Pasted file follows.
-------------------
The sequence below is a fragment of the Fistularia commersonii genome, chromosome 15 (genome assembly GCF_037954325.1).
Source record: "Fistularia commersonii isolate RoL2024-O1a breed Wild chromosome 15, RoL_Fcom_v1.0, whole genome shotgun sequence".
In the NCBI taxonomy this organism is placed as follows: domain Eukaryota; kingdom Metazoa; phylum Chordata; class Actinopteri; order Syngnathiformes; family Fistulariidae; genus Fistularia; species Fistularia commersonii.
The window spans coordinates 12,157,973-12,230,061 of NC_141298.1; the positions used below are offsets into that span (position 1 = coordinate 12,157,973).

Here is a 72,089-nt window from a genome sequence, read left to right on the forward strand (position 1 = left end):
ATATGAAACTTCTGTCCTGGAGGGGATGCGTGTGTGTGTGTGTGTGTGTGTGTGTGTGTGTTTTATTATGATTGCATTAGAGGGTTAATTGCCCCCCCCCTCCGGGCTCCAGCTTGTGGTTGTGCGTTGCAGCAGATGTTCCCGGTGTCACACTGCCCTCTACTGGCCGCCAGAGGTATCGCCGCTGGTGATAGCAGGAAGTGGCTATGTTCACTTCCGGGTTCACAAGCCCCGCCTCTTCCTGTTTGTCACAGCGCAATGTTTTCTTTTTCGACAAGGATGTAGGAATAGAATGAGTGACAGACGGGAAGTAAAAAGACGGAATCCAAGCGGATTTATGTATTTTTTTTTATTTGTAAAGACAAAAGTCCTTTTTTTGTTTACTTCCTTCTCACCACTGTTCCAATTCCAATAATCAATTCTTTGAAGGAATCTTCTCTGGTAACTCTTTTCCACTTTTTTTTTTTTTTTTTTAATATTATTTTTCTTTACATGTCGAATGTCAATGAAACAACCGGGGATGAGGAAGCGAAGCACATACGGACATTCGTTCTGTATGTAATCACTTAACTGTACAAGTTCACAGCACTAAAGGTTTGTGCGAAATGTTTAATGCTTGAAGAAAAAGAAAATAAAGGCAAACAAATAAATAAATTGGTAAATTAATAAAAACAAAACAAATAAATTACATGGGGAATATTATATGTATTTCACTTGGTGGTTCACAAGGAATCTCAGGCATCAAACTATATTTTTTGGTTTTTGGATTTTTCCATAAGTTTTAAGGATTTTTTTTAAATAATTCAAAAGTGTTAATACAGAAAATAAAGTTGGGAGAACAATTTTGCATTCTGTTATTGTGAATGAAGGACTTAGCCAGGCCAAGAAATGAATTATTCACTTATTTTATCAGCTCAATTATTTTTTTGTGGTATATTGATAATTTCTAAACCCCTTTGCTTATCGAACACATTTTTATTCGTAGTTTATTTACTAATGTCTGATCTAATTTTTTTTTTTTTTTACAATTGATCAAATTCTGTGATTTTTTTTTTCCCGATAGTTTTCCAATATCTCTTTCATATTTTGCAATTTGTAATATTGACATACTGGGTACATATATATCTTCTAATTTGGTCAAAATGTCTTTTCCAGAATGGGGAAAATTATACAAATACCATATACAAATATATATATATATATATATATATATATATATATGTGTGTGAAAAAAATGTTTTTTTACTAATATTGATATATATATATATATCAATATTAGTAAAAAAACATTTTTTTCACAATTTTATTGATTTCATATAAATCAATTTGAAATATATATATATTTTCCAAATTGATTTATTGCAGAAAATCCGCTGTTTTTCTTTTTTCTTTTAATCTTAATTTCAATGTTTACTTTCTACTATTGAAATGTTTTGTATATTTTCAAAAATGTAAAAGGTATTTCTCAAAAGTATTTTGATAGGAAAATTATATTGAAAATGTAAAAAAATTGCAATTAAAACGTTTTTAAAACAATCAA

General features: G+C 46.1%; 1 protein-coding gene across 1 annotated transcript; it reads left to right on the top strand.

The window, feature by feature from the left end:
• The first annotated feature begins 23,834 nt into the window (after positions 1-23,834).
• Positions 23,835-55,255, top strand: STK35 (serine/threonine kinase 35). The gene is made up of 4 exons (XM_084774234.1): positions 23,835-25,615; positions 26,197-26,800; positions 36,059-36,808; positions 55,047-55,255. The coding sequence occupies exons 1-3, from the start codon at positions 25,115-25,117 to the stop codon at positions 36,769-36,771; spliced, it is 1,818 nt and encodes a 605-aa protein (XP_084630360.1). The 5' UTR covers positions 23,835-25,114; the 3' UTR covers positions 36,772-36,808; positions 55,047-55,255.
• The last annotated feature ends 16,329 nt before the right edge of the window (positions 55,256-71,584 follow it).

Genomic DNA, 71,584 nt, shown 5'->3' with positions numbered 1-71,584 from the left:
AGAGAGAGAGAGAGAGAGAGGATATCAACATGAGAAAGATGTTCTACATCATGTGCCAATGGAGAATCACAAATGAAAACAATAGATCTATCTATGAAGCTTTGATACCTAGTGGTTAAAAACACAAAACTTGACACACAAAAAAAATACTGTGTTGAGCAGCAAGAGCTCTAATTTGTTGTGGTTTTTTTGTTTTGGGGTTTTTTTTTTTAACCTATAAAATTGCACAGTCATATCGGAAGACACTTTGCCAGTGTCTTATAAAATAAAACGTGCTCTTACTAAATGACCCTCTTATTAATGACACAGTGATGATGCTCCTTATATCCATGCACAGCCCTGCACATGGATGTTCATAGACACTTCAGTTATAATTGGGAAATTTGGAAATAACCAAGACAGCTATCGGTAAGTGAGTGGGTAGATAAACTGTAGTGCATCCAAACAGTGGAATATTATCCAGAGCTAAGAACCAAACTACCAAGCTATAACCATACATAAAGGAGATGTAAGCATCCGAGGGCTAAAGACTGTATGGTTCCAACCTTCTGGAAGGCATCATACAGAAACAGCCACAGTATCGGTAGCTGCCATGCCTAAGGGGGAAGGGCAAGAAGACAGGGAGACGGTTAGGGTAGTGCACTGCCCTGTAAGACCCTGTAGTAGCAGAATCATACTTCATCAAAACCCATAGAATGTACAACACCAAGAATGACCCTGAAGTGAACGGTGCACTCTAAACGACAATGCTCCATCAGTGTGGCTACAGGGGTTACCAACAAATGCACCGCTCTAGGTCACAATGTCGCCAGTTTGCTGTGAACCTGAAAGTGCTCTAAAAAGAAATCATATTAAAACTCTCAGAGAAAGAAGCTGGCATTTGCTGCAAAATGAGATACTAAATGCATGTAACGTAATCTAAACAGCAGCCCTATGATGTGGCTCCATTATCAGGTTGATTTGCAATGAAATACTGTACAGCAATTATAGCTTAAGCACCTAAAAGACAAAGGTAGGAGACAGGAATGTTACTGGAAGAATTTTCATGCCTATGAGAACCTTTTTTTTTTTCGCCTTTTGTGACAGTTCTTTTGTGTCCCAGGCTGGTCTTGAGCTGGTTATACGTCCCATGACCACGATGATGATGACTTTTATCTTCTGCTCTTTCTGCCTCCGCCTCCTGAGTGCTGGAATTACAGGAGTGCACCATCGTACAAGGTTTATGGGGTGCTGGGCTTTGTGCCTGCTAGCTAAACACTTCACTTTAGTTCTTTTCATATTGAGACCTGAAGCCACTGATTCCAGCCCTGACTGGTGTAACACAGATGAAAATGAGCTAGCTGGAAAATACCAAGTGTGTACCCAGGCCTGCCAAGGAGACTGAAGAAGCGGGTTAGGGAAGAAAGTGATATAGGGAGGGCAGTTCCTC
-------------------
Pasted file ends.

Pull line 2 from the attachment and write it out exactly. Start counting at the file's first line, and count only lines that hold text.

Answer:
Source record: "Fistularia commersonii isolate RoL2024-O1a breed Wild chromosome 15, RoL_Fcom_v1.0, whole genome shotgun sequence".